The Relationship Between Implicit Theories of Intelligence, Epistemological Beliefs, and the Teaching Practices of In-service Teachers: A Mixed Methods Study
The intent of this two-phase, sequential explanatory mixed methods study was to examine the role teachers' beliefs play when making instructional decisions. The population included in-service teachers representing four Career and Technical Education disciplines located within the commonwealth of Virginia. Using a stratified random sample, 622 teachers were selected for the quantitative strand, and employing a system of four contacts, quantitative data were collected from 292 participants. Dweck's Theories of Intelligence scale assessed the nature of in-service teachers' beliefs about intelligence, and the Epistemic Belief Inventory was used to measure their epistemological beliefs. Finally, the participants rated their use of teacher-centered and student-centered teaching methods. In the second phase, qualitative data were collected from nine participants to further understand how in-service teachers' beliefs are related to the teaching practices they use. The quantitative and qualitative data were combined to determine if the descriptions of teaching method used, beliefs about intelligence, and epistemological beliefs aligned with the outcomes of the quantitative questionnaire.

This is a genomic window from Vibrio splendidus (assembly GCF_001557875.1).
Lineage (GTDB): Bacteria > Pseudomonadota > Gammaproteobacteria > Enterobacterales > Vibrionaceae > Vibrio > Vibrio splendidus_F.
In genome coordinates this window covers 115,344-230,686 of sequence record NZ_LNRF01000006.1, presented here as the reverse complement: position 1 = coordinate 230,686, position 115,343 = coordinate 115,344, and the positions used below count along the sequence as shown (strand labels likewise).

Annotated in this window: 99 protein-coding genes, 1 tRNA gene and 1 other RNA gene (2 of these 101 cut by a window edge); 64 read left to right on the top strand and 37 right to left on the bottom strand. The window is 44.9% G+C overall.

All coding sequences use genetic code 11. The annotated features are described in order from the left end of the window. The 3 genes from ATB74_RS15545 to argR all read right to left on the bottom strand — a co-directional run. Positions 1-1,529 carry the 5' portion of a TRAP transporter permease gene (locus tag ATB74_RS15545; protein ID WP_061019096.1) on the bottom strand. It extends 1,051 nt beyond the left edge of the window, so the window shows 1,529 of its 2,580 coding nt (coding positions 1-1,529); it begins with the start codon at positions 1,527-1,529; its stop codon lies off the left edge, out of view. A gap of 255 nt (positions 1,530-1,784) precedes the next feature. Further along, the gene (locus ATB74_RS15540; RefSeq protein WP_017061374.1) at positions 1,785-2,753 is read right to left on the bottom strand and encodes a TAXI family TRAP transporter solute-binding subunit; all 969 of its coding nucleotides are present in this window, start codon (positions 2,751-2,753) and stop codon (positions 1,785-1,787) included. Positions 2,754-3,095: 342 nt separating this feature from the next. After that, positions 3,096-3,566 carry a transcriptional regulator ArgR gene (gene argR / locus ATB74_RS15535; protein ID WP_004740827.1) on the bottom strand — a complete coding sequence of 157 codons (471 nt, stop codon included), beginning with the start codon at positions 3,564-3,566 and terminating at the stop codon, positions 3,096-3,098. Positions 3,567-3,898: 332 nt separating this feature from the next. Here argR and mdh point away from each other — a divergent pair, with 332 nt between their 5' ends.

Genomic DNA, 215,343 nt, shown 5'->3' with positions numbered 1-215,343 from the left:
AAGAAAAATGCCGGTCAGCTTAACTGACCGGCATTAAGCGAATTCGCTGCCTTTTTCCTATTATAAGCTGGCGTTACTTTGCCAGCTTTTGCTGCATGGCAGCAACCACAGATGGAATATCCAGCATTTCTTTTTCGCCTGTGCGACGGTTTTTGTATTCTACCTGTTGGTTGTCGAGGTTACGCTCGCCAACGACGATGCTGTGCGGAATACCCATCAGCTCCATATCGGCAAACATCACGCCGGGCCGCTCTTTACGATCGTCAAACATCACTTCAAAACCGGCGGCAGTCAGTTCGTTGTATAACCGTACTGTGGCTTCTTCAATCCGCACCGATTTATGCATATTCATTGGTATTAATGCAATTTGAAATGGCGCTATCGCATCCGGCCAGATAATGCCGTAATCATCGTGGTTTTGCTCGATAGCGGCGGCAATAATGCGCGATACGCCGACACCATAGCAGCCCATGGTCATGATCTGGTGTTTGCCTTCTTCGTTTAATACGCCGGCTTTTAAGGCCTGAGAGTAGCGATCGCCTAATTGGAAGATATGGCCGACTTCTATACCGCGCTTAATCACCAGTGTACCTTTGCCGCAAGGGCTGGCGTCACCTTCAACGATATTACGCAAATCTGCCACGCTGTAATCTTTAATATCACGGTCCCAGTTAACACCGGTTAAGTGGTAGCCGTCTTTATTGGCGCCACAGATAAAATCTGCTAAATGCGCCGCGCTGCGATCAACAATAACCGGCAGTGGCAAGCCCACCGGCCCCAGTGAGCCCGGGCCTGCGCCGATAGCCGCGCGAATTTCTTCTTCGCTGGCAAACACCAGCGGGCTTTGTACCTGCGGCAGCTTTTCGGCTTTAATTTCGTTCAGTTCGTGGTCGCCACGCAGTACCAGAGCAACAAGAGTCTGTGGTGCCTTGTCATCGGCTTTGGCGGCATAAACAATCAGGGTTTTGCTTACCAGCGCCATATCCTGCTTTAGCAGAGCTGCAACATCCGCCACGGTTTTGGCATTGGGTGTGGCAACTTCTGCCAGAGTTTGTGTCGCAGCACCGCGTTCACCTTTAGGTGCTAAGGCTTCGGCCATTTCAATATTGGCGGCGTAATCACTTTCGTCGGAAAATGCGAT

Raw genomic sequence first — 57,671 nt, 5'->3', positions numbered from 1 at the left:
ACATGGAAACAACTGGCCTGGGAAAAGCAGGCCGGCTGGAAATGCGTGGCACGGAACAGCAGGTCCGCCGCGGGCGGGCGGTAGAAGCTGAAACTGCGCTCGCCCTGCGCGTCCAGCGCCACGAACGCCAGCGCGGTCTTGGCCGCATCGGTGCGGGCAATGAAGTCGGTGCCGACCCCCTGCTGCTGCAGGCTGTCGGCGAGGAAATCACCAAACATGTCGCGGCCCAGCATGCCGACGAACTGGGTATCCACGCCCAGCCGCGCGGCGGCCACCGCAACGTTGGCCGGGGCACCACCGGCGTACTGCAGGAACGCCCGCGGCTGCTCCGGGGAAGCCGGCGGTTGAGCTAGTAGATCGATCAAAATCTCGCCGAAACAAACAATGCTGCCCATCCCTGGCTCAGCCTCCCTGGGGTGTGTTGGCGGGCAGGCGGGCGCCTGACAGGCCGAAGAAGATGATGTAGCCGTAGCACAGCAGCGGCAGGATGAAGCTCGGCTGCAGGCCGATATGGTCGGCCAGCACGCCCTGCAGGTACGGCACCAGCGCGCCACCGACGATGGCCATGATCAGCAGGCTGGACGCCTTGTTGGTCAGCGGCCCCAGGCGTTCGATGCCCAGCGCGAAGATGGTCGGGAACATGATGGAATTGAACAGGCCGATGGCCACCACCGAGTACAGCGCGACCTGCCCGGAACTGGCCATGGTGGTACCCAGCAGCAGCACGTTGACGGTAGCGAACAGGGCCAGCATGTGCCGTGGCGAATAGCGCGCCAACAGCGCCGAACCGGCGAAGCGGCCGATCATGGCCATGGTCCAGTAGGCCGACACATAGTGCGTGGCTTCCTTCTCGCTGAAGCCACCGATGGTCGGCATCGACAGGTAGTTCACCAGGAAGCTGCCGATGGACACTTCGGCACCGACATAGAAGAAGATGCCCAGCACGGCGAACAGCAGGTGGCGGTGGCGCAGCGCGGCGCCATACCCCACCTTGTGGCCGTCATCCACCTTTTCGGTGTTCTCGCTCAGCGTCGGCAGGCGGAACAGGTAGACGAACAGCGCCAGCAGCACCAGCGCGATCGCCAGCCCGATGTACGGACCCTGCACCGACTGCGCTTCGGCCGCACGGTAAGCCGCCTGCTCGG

Significant correlations existed between the Theories of Intelligence scale and the Epistemic Belief Inventory. A significant positive relationship existed between the Epistemic Beliefs Inventory and the overall teaching practices score, indicating in-service teachers' advanced epistemological beliefs are related to the use of student-centered teaching practices. A regression analysis indicated that teaching discipline, epistemological beliefs, teaching experience, and highest level of education completed predicted the teaching practices in-service teachers' select. The qualitative data supported the claim that beliefs about intelligence and epistemological beliefs influence teaching practices. Six themes emerged from the qualitative data, and the themes were used as a framework for organizing the findings.
The researcher acknowledges that teachers possess a variety of beliefs, and those beliefs influence how teachers teach. The researcher recommends that teacher educators attempt to identify the beliefs pre-service teachers hold, and if modifications of beliefs are needed, facilitate interventions to modify those beliefs. While some have labeled the direct relationship between teacher beliefs and teaching practices as "messy", the evidence indicates the two, are in fact, related.